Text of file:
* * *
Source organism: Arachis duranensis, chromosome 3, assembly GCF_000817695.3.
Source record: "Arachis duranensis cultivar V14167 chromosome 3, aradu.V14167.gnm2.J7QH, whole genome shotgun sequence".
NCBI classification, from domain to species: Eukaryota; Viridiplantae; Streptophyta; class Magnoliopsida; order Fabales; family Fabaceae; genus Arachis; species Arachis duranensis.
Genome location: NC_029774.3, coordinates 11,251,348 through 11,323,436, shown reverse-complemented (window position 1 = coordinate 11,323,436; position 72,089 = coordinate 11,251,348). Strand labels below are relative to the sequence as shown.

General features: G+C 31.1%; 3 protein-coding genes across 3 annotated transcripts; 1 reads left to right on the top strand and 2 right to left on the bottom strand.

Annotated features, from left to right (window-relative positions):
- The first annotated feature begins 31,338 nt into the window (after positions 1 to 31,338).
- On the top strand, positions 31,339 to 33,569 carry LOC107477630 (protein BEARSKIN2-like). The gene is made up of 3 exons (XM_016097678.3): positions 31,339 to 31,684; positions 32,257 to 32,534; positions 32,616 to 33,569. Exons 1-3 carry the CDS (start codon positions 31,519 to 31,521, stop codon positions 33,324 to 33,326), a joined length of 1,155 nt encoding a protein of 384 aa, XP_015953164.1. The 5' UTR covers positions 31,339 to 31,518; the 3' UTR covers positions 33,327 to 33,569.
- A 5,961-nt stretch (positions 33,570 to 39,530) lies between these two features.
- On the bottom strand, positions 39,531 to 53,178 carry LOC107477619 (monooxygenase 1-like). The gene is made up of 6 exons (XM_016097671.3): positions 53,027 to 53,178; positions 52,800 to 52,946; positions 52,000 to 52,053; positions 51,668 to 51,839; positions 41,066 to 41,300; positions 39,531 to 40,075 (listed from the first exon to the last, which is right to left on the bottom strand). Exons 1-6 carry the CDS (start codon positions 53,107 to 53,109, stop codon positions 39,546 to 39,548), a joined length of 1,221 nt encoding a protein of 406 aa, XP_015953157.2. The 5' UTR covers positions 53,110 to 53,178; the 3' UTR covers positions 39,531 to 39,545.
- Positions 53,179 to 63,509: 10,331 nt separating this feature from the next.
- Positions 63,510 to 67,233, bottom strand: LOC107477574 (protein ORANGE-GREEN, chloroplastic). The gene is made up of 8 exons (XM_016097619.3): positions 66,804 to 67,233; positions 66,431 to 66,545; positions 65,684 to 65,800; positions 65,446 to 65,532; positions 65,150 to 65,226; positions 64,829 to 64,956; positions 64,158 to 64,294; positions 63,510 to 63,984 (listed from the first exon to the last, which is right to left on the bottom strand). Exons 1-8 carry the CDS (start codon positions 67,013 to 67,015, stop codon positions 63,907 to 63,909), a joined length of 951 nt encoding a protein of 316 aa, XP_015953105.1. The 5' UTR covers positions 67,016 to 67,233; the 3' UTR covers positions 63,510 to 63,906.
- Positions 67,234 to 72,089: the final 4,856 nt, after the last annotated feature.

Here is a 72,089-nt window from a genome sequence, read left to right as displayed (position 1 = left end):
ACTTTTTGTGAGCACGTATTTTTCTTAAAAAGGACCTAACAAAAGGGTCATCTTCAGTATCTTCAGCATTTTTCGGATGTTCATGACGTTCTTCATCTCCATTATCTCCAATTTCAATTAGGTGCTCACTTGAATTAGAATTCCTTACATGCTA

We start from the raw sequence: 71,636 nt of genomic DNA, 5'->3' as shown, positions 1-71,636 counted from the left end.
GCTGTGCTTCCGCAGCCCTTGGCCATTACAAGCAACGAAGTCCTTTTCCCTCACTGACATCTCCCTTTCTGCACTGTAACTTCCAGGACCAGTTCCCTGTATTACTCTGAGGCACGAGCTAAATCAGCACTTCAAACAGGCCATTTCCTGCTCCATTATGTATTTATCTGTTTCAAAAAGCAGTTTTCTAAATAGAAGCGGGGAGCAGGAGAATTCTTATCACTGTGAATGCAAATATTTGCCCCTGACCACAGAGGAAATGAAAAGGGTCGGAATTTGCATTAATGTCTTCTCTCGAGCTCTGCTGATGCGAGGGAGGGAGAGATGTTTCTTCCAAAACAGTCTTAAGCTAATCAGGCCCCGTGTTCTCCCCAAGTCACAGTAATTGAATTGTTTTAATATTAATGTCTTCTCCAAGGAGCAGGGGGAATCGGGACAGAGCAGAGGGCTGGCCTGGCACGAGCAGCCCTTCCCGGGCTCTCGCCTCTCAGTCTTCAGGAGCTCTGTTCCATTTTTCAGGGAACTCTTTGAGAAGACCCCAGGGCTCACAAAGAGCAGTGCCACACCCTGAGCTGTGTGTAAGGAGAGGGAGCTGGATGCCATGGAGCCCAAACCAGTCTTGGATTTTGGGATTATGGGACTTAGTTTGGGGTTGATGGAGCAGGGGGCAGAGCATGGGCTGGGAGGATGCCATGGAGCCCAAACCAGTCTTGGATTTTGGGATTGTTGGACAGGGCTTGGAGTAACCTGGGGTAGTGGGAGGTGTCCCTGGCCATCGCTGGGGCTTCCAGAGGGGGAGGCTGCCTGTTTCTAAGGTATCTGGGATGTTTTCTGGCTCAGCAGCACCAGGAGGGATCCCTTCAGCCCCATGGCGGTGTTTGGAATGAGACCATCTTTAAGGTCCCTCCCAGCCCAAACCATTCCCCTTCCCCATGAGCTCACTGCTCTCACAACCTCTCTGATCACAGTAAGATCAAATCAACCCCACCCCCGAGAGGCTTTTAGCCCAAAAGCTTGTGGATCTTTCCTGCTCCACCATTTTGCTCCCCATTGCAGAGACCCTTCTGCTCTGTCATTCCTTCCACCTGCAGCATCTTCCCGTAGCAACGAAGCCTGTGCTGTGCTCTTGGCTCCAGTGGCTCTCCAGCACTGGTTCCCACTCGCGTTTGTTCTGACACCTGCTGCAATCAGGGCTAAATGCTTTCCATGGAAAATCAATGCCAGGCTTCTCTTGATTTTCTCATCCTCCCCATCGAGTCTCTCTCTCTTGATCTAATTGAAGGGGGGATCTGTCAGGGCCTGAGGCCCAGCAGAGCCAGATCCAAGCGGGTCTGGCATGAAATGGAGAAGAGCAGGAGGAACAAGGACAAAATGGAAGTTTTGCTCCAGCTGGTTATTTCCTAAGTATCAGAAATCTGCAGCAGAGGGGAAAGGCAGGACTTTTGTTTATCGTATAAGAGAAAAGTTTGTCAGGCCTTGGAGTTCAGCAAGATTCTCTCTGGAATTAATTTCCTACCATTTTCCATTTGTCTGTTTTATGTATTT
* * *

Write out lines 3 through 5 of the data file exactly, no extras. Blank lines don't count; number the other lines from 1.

NCBI classification, from domain to species: Eukaryota; Viridiplantae; Streptophyta; class Magnoliopsida; order Fabales; family Fabaceae; genus Arachis; species Arachis duranensis.
Genome location: NC_029774.3, coordinates 11,251,348 through 11,323,436, shown reverse-complemented (window position 1 = coordinate 11,323,436; position 72,089 = coordinate 11,251,348). Strand labels below are relative to the sequence as shown.

General features: G+C 31.1%; 3 protein-coding genes across 3 annotated transcripts; 1 reads left to right on the top strand and 2 right to left on the bottom strand.